The crisp bold colors and shapes of Jonathan Green’s paintings capture the vibrant culture of the South—a culture that, as his artwork points out, is influenced by and indebted to African Americans. His artwork captures the sense of history and community inherent in art, music, food, worship, and the expansive Southern landscape.
This made him a logical choice to represent the Charleston Wine + Food Festival, a celebration of the region’s culinary culture. Here, Green shares with dot429 his thoughts on race, art, and food in the South and the poster he designed to represent the festival.
dot429: How would you describe your art? Do you see yourself as part of a Southern artistic tradition?
Jonathan Green: My work is a mix of African cultural imagery and Impressionism. I see myself not only as a part of Southern artistic tradition, I am it. I am a rescuer and messenger of an existence of people that is hardly ever recognized in the visual arts. My role is to bring recognition to the people who came from West Africa and helped to create one of the largest agricultural phenomena in the world. With that addition came culture, food, cuisine, crafts, and so much more. Enslavement brought an unbelievable level of contribution to what Charleston is today, and, through my art, it is my hope that the influence of those people can be understood and recognized.
dot429: How has Charleston influenced your work?
JG: Charleston has influenced my work by providing a home in a rich and diverse cultural city, and it has helped me to look into history and understand the contributions of West Africa to this community. When you feel at home, then you are free to be a truly an inspired painter. The landscape of the Lowcountry is probably the most visually idyllic setting, perfect for inspiration in the arts, as it is the beginning of spawning estuaries, where life starts in the marshland and moves to the ocean and into the land. It expands into the heartland of America, but we live on its coast on the edge of the world. Charleston’s abundance of coastal trees, marsh, and landscape—mingling with the ocean—inspires my use of rich blues and green colors.
dot429: Can you describe the city’s artistic community? Is there a vibrant arts scene?
JG: Charleston has a vibrant arts scene and is home to many artists—from painters and sculptors to craftsmen and architects. It’s a diverse arts community, and it continues to grow everyday. My role in the community is to give a visual imagery to the living experiences of growing up in the South.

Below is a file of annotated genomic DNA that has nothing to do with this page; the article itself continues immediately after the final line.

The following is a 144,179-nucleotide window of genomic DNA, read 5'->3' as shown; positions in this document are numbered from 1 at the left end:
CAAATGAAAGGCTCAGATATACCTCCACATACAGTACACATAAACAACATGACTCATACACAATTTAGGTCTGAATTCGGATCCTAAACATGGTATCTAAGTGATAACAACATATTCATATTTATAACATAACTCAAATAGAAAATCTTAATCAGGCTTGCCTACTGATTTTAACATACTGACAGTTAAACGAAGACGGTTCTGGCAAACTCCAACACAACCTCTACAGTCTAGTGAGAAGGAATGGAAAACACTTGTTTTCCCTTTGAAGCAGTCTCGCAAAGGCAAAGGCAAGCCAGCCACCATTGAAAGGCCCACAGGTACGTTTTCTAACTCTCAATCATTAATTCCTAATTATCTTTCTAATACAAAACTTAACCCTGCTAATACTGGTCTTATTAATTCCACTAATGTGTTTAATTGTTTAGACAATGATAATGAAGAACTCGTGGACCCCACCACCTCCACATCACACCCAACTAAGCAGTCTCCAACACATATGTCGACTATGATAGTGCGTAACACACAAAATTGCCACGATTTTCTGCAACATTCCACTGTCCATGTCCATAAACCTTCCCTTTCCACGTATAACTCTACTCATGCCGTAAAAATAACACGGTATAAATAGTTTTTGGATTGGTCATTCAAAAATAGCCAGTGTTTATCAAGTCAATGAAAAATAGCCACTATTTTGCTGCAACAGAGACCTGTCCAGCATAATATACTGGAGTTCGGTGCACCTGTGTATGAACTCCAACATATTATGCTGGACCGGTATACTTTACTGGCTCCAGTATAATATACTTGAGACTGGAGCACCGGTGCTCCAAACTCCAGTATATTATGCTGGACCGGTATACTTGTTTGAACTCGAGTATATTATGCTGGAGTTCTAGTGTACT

dot429: Who are your influences?
JG: I am deeply inspired by the works of Matisse, Gauguin, Van Gogh, Lawrence, and Harper.
dot429: How are you involved in the Charleston Wine + Food Fest? Why are you involved?
JG: My involvement with Charleston Wine + Food goes back to its very beginnings in 2006. I love to eat and enjoy a great bottle of wine. I love the food scene in Charleston and being part of the culinary community of the Lowcountry. People are discovering what makes Charleston so incredible, as we have always been farm-to-table with vegetables and seafood from our farms and estuaries. Our farming community is strong, and every meal goes best with a side dish of Carolina Gold Rice—without it, I question a plate being an authentic Southern offering, as rice has been a staple for over 200 years here. My role with Charleston Wine + Food in 2015 is as the festival’s official artist and to help the festival be more inclusive, just like menus are more inclusive. We want to bring more people to the table!
dot429: Is there a relationship between food/wine and art?
JG: Food, wine, and art are intrinsically tied. You need nourishment to be creative. I do not have a single experience of painting without it being accompanied by great wine and food. After all, artists are the ones that offer the visual imagery of what food and wine look like!
dot429: Why should people come to Charleston? Why should they come to this festival?
JG: Visiting Charleston is imperative to understand American history. Charlestonians live their Southern culture, and we take food, wine, and art to the next level. The Charleston Wine + Food is an annual festival that celebrates all the incredible food and chefs of the Lowcountry—it shouldn’t be missed. Cultures work together in Charleston and illustrate what the South is made of, honoring our history and envisioning a vibrant future.
dot429: Tell us about Loaded Rice Barge, your official artwork for the BB&T Charleston Wine + Food 2015 Festival (available here).
JG: Loaded Rice Barge depicts the transportation of Carolina Gold Rice, and I’ve added more of the African element that would have been present had African people had more freedom to express themselves and their culture, not only in mind and body but also in form and function. The series of work from which Loaded Rice Barge emerges is about the planting and harvesting of rice, allowing viewers to see our African culture’s role in America’s rich cultural food history, perfect for the 10th anniversary of BB&T Charleston Wine + Food.